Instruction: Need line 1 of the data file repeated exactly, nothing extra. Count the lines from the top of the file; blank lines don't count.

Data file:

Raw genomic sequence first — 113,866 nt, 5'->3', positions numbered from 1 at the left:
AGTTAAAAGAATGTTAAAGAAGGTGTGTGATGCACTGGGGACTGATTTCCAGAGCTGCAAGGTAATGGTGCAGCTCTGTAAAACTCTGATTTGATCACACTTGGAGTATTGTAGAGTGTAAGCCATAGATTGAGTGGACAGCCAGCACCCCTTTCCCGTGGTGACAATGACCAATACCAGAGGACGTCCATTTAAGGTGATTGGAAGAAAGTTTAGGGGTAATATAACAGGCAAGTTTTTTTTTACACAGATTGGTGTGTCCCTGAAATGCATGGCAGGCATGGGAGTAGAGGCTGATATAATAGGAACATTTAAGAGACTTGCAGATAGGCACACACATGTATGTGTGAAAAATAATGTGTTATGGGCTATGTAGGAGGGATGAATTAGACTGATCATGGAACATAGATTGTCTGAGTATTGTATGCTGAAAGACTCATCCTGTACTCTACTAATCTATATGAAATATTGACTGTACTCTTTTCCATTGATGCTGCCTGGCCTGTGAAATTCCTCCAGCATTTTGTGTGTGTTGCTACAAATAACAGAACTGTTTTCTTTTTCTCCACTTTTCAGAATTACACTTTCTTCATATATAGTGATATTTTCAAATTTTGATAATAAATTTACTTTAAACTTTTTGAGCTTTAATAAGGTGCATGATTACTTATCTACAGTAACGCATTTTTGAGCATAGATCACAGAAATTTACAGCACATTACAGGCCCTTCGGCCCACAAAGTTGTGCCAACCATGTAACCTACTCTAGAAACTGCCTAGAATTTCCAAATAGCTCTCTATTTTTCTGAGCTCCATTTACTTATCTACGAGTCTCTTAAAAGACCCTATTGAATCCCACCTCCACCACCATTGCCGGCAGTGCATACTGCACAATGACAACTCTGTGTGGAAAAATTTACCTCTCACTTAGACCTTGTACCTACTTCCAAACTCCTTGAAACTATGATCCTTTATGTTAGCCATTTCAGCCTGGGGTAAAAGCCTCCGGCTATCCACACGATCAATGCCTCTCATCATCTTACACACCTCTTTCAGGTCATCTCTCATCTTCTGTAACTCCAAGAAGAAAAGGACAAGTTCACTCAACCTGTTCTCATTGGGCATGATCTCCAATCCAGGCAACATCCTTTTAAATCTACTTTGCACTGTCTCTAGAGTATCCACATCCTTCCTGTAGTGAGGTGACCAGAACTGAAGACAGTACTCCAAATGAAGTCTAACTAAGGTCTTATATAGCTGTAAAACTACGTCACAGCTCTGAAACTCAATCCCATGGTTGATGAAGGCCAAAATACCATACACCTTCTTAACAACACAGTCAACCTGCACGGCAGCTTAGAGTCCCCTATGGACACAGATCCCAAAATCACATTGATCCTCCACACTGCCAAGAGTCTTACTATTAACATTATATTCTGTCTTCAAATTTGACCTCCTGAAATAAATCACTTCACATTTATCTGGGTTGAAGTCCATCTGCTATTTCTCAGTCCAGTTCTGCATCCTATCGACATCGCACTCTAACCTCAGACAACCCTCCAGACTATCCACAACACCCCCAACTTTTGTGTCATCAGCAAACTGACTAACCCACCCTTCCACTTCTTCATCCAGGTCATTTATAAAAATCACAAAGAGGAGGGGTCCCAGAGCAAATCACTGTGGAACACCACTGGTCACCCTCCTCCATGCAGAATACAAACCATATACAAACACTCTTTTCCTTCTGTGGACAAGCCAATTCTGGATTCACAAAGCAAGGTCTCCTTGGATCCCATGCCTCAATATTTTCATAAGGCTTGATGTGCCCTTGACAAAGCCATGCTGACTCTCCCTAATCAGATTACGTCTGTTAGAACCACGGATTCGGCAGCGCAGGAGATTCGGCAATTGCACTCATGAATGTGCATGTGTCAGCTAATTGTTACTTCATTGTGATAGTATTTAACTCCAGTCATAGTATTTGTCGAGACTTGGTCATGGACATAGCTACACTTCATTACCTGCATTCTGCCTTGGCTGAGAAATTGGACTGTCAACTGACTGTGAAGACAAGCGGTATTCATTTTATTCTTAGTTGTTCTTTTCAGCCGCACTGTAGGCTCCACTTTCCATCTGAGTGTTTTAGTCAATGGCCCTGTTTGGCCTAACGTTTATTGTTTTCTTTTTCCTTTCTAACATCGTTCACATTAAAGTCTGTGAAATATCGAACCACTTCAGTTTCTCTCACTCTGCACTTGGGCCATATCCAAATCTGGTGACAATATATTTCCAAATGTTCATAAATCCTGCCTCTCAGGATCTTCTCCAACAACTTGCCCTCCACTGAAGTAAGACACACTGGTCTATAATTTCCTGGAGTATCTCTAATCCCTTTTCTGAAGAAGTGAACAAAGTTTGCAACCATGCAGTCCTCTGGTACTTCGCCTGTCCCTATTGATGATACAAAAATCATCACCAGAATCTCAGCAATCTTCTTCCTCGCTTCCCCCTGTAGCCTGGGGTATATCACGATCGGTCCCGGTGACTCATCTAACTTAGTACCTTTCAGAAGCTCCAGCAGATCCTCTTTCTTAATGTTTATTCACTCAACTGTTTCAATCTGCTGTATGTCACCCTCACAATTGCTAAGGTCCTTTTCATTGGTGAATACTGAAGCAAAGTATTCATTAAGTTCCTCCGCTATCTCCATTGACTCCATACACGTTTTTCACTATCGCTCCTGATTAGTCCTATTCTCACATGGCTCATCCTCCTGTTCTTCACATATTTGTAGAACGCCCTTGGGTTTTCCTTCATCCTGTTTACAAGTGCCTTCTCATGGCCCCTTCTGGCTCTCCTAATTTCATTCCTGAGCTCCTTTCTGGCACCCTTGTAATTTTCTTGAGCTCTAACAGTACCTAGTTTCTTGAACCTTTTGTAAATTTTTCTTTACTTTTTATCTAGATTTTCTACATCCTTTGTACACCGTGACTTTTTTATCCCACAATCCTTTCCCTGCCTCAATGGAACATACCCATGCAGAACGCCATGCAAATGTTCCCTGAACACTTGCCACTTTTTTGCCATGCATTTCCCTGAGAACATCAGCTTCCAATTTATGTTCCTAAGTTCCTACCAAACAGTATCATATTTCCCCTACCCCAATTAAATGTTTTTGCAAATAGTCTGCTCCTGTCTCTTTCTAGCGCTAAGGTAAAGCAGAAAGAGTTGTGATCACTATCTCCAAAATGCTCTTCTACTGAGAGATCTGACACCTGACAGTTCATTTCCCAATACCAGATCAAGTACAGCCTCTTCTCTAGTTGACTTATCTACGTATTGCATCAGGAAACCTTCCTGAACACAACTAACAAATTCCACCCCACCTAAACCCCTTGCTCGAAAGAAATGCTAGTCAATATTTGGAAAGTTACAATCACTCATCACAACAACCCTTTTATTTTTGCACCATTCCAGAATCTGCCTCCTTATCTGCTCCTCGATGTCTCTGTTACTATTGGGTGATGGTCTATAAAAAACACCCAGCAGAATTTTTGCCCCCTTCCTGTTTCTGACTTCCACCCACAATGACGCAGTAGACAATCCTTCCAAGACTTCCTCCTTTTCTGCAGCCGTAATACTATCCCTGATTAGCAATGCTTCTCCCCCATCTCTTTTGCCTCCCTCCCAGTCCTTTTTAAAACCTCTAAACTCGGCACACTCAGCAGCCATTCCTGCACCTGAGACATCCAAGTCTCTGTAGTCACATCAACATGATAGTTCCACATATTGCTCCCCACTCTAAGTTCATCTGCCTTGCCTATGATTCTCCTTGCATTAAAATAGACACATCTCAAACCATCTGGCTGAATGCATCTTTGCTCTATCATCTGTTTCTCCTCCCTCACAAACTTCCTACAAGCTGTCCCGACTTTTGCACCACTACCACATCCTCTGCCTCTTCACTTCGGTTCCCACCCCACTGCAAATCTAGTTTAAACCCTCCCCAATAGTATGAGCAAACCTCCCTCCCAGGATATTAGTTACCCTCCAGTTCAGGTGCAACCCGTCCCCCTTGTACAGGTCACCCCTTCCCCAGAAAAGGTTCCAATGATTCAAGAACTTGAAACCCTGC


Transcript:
Raw genomic sequence first — 113,866 nt, 5'->3', positions numbered from 1 at the left: